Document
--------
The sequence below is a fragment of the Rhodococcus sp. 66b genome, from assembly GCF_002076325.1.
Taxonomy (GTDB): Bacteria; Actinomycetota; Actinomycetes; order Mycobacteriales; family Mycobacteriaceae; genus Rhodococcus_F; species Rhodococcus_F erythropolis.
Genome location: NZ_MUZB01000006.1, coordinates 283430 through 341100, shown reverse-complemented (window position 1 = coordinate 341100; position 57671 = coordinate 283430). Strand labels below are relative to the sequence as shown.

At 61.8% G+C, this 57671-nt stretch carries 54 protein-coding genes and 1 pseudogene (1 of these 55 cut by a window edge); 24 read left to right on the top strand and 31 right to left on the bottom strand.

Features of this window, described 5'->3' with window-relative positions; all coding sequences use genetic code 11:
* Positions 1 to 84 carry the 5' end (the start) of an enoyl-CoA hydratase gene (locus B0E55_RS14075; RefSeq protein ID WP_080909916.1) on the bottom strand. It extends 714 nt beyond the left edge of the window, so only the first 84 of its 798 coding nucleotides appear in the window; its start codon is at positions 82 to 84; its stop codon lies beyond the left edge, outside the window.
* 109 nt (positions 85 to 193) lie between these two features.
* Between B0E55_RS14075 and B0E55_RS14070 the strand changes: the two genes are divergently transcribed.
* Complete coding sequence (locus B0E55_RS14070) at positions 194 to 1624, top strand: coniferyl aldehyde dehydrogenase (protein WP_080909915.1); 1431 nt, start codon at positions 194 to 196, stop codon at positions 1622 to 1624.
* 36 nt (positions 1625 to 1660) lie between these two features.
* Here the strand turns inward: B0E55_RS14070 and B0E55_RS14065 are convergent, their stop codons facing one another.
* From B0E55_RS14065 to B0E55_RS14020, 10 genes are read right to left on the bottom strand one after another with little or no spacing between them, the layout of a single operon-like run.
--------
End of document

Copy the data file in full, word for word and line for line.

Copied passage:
The sequence below is a fragment of the Rhodococcus sp. 66b genome, from assembly GCF_002076325.1.
Taxonomy (GTDB): Bacteria; Actinomycetota; Actinomycetes; order Mycobacteriales; family Mycobacteriaceae; genus Rhodococcus_F; species Rhodococcus_F erythropolis.
Genome location: NZ_MUZB01000006.1, coordinates 283430 through 341100, shown reverse-complemented (window position 1 = coordinate 341100; position 57671 = coordinate 283430). Strand labels below are relative to the sequence as shown.

At 61.8% G+C, this 57671-nt stretch carries 54 protein-coding genes and 1 pseudogene (1 of these 55 cut by a window edge); 24 read left to right on the top strand and 31 right to left on the bottom strand.

Features of this window, described 5'->3' with window-relative positions; all coding sequences use genetic code 11:
* Positions 1 to 84 carry the 5' end (the start) of an enoyl-CoA hydratase gene (locus B0E55_RS14075; RefSeq protein ID WP_080909916.1) on the bottom strand. It extends 714 nt beyond the left edge of the window, so only the first 84 of its 798 coding nucleotides appear in the window; its start codon is at positions 82 to 84; its stop codon lies beyond the left edge, outside the window.
* 109 nt (positions 85 to 193) lie between these two features.
* Between B0E55_RS14075 and B0E55_RS14070 the strand changes: the two genes are divergently transcribed.
* Complete coding sequence (locus B0E55_RS14070) at positions 194 to 1624, top strand: coniferyl aldehyde dehydrogenase (protein WP_080909915.1); 1431 nt, start codon at positions 194 to 196, stop codon at positions 1622 to 1624.
* 36 nt (positions 1625 to 1660) lie between these two features.
* Here the strand turns inward: B0E55_RS14070 and B0E55_RS14065 are convergent, their stop codons facing one another.
* From B0E55_RS14065 to B0E55_RS14020, 10 genes are read right to left on the bottom strand one after another with little or no spacing between them, the layout of a single operon-like run.